Child neglect sentencing delayed for mother of 6-year-old who shot teacher
Oct 26, 2023, 9:23 PM
(Stephen M. Katz/The Virginian-Pilot via AP, File)
NEWPORT NEWS, Va. (AP) — A sentencing hearing for the mother of a 6-year-old who shot his teacher in Virginia has been delayed until December.
Deja Taylor faces up to five years in prison after pleading guilty to felony child neglect, though prosecutors will recommend only a six-month sentence as part of a plea deal.
A sentencing hearing for Taylor had been scheduled for Friday in Newport News Circuit Court, but on Thursday a judge delayed the hearing to December 15. Court records indicate the delay comes at the request of both the defense and prosecutors, in part because a report from the guardian ad litem was not yet available.
In Virginia, a guardian ad litem is appointed to represent the interests of the child in cases alleging neglect.
Elementary school teacher Abby Zwerner was shot in her classroom in January by Taylor’s 6-year-old son, reviving a national dialogue about gun violence and roiling the military shipbuilding city of Newport News.
The bullet fired from Taylor’s gun struck Zwerner, a first-grade teacher, in the hand and chest. She spent nearly two weeks in the hospital and has endured multiple surgeries.
Taylor told police she believed her 9mm handgun was secured at home with a trigger lock. But authorities said they never found a lock during searches of the home.
Taylor’s son told authorities he climbed onto a drawer to reach the top of a dresser, where the weapon was in her purse. He concealed the gun in his backpack and then his pocket before shooting his teacher in front of the class, prosecutors said.
Zwerner rushed her other students into the hallway before collapsing in the school’s office.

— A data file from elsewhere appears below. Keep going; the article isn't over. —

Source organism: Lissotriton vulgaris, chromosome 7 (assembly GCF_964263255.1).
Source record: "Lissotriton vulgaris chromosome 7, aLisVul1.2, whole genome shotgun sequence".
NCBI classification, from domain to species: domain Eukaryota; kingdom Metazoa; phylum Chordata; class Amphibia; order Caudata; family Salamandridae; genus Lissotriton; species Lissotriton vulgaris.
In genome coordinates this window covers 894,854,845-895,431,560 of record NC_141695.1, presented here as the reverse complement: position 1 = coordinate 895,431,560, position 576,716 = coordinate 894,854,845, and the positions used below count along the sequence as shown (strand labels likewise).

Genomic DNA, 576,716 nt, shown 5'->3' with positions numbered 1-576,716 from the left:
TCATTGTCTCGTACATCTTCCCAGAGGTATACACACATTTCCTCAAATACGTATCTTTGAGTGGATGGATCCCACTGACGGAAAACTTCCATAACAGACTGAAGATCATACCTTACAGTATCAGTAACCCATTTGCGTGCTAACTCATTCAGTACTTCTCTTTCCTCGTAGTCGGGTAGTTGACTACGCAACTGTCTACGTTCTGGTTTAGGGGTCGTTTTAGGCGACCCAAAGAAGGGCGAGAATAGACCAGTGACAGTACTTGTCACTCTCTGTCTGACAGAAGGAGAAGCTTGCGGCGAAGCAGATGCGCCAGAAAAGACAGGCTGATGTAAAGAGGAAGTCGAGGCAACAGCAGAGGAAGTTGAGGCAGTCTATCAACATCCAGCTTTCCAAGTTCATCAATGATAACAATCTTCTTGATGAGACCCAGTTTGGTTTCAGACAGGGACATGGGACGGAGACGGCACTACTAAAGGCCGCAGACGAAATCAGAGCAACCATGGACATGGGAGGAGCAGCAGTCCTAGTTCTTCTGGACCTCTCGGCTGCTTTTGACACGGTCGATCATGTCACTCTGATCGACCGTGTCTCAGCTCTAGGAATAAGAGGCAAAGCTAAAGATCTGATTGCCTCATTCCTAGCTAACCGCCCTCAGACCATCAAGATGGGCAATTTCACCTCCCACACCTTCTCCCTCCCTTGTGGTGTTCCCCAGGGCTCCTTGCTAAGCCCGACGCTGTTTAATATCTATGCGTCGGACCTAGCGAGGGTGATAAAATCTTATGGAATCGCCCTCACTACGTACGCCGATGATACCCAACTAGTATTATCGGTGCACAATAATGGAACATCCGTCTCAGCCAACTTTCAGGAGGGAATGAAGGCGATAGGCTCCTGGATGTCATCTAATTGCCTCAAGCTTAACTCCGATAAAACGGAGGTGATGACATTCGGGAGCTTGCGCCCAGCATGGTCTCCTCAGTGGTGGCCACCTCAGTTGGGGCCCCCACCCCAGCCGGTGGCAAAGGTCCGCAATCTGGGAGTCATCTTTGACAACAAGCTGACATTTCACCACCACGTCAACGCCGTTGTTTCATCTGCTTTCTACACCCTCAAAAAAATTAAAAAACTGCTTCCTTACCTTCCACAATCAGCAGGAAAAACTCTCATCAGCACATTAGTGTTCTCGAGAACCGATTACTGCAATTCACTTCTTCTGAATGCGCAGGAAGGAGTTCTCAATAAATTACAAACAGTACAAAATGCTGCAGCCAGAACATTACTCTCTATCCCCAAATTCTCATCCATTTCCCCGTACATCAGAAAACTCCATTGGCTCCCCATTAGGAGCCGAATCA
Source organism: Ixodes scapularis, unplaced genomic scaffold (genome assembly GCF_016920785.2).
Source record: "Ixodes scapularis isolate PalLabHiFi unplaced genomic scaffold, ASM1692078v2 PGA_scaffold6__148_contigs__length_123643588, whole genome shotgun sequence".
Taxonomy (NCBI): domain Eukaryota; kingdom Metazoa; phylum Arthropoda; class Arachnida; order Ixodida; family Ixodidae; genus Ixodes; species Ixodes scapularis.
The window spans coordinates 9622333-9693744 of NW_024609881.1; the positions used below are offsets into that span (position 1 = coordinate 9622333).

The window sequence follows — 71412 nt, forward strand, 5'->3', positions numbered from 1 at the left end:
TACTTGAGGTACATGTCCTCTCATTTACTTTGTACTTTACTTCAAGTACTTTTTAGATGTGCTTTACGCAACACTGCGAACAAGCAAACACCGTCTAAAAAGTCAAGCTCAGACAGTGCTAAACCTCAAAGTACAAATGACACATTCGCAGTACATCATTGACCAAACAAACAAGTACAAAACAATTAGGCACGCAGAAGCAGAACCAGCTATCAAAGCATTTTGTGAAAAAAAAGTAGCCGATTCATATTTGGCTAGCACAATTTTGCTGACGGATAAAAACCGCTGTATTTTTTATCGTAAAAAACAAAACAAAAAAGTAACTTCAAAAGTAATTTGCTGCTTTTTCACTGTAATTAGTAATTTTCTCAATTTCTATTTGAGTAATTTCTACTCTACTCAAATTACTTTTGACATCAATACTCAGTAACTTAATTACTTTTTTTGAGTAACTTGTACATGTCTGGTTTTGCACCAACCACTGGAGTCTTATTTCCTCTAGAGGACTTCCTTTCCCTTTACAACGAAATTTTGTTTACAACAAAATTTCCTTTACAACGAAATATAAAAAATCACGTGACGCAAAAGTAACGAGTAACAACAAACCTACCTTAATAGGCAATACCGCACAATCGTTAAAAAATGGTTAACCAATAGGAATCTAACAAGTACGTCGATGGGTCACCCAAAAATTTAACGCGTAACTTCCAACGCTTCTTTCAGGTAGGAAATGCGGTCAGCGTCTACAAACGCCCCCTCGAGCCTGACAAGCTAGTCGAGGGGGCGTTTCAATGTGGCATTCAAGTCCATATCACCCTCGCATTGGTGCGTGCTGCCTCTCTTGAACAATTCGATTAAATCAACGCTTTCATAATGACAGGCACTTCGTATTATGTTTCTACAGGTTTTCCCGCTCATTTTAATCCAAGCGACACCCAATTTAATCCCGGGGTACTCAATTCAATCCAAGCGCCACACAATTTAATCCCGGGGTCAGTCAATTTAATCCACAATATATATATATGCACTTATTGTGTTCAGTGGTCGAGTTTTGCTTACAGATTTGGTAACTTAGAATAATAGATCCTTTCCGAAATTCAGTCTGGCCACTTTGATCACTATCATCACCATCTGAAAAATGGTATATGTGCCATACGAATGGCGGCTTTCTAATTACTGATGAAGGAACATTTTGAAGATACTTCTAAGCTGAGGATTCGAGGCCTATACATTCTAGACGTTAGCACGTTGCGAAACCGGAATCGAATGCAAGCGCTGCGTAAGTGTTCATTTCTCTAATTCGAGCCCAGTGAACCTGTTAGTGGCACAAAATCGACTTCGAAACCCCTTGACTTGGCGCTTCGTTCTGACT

Moments later the 6-year-old told a reading specialist who restrained him, “I shot that (expletive) dead” and “I got my mom’s gun last night,” according to search warrants.
Taylor was charged in April. As part of the plea deal, prosecutors agreed to drop a misdemeanor count of recklessly storing a firearm.
Taylor’s attorney, James Ellenson, said there were “ mitigating circumstances ” surrounding the incident, including her miscarriages and postpartum depression.
The child neglect case against Taylor is one of three legal efforts to emerge from January’s shooting.
Taylor pleaded guilty separately to using marijuana while owning a gun, which is illegal under U.S. law, and will be sentenced in federal court next month. A plea deal in that case calls for 18 to 24 months imprisonment.
Meanwhile, Zwerner is suing Newport News Public Schools for $40 million, alleging gross negligence. The former teacher says administrators ignored multiple warnings the boy had a gun that day and had routinely dismissed ongoing concerns about his troubling behavior.
The school board is trying to block the lawsuit, arguing Zwerner’s injuries fall under Virginia’s workers compensation. The law provides up to 9 years or more in pay and lifetime medical care for injuries.
Lawyers for Zwerner and the school board are expected to argue Friday morning before a Newport News civil court judge about whether the lawsuit should proceed. Legal experts say Zwerner faces an uphill battle under Virginia’s uncommonly strict workers compensation law.